While Laurence was frustrated with the censorship regulations at the front, others were resisting them at home. As the war went on, the authorities used the Defence of the Realm Act to restrict speeches and publications criticising the war.
People with anti-war views were in some cases forced from their jobs. Edward Bulstrode was a 29-year-old Church of England curate in Horsham in Sussex. His duties included preaching to troops awaiting departure to France, who were surprised to discover that he was a pacifist. In May 1915 he wrote to his mother to tell her that he had been removed from his position.
The officers of the Artillery complained to the vicar that what I said to the men the Sunday before last had had a depressing effect and they did not like what I had said about being men of peace.
So the vicar asked me to take a certain line with them which I could not in faithfulness do. I cannot tell beforehand what the Lord shall put into my mouth. I try to ask the Holy Spirit to speak through me and I cannot limit His operation. So I offered to cease my ministrations and the offer was accepted.
A higher duty
In late 1917 the government introduced a new regulation under the Defence of the Realm Act that required various publications to be submitted to the national censor before publication. The Northern Friends Peace Board, representing Quaker peace activists in the north of England and Scotland, met and agreed the following.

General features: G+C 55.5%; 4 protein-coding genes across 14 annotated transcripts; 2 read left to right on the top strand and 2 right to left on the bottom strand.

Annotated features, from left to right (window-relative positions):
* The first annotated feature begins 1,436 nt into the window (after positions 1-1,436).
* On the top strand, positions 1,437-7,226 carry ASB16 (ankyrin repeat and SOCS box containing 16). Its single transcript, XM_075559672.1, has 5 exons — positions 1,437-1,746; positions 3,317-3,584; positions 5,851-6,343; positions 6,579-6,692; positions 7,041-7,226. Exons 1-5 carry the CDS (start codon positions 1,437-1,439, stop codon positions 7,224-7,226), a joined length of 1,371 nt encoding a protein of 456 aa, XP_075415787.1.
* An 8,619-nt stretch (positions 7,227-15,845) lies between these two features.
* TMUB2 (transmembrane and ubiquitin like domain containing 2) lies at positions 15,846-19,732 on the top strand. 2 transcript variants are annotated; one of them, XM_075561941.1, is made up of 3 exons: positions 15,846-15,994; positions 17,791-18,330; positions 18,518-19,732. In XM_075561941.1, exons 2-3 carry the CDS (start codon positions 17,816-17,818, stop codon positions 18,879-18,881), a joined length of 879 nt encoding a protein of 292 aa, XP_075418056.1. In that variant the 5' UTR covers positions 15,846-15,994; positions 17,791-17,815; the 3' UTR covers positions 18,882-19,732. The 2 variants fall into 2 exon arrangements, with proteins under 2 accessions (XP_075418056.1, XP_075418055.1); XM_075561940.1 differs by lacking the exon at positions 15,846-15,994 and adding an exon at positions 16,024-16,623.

While recognising to the full our duty as citizens to obey the Law of the land as far as we can, we hold that the present regulation... conflicts with our higher duty to the Truth. We therefore feel that we have no alternative but to decline to submit our publications to the Censor.
A challenge to militarism
The Friends Service Committee (FSC), which oversaw some of the more radical Quaker peace activism across Britain, took a similar decision. In May 1918 the Quaker central offices of Devonshire House in London were raided by police. The three executive officers of the FSC were prosecuted under the Defence of the Realm Act for publishing the pamphlet A challenge to militarism without first submitting it to the censor. In their defence, they declared:
We feel that the declaration of peace and goodwill is the duty of all Christians and ought not to be dependent upon the permission of any government official. We therefore intend to continue the publication of such leaflets as we feel it our duty to put forth, without submitting them to the Censor.
The three defendants were each sent to prison for between three and six months.
Sources: Clive Barrett, Subversive Peacemakers: War resistance 1914–1918 (Lutterworth Press, 2014); Barry Mills, 'Edith Maud Ellis' website of South London Quakers
In early 1915 the army tightened up censorship rules for letters home from the front. Laurence's letters from the Friends Ambulance Unit show both amusement and frustration with the new regulations. The authorities did not want the public to know the extent of the typhoid outbreak at the front – so banned the word from being mentioned.